Explanation of Current Civil Defence and PHECC Issue

May 10, 2019

Civil Defence is a volunteer based organisation of approximately 3,500 volunteers who give generously of their time and expertise for their community and in support of the Principal Response Agencies. They are managed within each Local Authority by a Civil Defence Officer (CDO) and/or an Assistant Civil Defence Officer (ACDO).

Civil Defence is multi skilled organisation with the provision of emergency medical services cover to sporting events and community activities constituting a large part of the operations of the organisation. In 2018, Civil Defence undertook a total of 2,795 operations. In terms of numbers, currently Civil Defence have approximately 2,000 Cardiac First Responders (CFR), 1,000 First Aid Responders (FAR), 500 Emergency First Responders (EFR), 280 Emergency Medical Technicians (EMT), 52 Paramedics (P) and 24 Advanced Paramedics (AP) volunteering for Civil Defence.

The 2015 Government White Paper on Defence https://www.civildefence.ie/department-of-defence-white-paper-chapter-9-civil-defence/ outlines that the Civil Defence Branch of the Department of Defence is responsible for the strategic management and development of Civil Defence at a national level. It provides grant aid, policy advice and training to support local Civil Defence units.

The White Paper recognises the important role of Local Government in the management of Civil Defence. The CDO and/or ACDO, who is an employee of the Local Authority, is responsible for the day-to-day management of Civil Defence in their Local Authority area.

In terms of the Pre Hospital Emergency Care Council (PHECC), they are the regulator for emergency medical services (EMS) in Ireland and their role is to protect the public. PHECC require organisations who wish to be operational, to apply to PHECC for an annual licence to operate. As part of the application process for Civil Defence to have a “licence to operate” and thus provide an emergency medical service up to Emergency Medical Technician (EMT) level, the Department of Defence previously signed the statutory declaration required by PHECC.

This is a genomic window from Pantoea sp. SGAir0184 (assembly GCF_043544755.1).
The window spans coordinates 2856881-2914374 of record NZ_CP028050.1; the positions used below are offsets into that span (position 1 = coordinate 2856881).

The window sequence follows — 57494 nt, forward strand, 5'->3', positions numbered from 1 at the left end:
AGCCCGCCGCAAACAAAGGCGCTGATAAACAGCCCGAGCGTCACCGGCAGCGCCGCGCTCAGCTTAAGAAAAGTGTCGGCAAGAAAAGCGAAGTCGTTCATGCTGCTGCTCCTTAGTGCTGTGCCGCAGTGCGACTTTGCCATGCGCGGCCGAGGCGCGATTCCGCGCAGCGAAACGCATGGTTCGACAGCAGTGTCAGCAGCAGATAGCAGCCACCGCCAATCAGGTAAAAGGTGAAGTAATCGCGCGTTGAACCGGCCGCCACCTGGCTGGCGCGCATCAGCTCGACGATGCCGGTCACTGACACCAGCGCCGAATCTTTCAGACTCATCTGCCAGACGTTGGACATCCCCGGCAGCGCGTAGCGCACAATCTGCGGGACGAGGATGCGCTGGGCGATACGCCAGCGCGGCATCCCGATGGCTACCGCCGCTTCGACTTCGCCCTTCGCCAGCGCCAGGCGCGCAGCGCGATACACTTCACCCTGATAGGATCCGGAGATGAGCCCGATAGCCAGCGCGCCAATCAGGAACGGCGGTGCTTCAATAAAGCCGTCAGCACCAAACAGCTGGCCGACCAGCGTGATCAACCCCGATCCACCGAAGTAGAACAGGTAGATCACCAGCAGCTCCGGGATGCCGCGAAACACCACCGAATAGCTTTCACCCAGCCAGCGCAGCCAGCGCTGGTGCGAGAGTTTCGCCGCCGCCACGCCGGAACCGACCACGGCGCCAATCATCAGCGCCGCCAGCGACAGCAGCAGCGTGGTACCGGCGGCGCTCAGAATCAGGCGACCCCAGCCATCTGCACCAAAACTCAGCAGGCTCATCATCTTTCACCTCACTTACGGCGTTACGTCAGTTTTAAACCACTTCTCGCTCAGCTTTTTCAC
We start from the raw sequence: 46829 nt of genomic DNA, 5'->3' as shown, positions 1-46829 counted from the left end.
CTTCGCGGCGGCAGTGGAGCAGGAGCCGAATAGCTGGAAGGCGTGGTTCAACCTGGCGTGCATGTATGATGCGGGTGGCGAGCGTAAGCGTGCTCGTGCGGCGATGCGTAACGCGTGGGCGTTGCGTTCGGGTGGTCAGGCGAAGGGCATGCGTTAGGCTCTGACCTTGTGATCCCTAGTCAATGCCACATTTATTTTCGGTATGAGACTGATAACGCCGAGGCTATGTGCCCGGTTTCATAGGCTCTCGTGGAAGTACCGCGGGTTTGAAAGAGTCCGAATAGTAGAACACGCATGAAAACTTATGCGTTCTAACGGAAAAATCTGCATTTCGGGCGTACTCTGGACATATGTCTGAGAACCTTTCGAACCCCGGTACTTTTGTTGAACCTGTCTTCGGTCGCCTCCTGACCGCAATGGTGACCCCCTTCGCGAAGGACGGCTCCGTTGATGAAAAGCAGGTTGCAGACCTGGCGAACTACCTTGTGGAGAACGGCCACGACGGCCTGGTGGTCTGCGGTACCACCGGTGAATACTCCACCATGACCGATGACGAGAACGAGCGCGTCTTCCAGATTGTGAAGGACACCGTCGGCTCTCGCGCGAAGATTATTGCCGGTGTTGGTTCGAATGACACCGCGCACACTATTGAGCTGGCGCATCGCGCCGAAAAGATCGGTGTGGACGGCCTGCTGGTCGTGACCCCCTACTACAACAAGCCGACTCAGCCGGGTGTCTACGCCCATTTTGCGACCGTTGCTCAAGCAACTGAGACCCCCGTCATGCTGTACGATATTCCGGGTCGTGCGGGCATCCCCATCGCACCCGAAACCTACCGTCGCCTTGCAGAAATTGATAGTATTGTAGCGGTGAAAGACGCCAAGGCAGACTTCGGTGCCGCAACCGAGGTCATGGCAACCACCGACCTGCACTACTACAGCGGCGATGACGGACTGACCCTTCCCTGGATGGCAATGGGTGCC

Civil Defence’s current licence was due to expire at the end of November 2018. In advance of the renewal process, the Department of Defence reviewed the statutory declaration. That review identified that some assurances and details required as part of the licensing process are not within the control or remit of the Department of Defence as responsibility for operations rests with local authorities as set out in the 2015 Government White Paper on Defence.

An example of one of the assurance (section M) required as part of the declaration is

“The applicant has medications and equipment for the administration of pre-hospital emergency care available, when providing a pre hospital emergency care service in a vehicle, an aircraft, maritime craft or a first aid/medical post which are appropriate to the clinical levels as outlined in the current PHECC medications and skills matrix”

The Department of Defence is currently working with all relevant parties to ensure it can reach a position, whereby it can provide the assurances required as part of the licensing process.

PHECC agreed to extend Civil Defence’s current licence up to the 30 July 2019. This was to allow relevant parties to engage to try resolve the issue. Engagement has been ongoing with PHECC and with representatives of the Local Authorities through the County and City Managers Association since earlier this year.

Everyone wants to see a satisfactory resolution to this matter to ensure there is no diminution of the service provided by Civil Defence.

Further engagement will take place next week with all relevant parties.

ENDs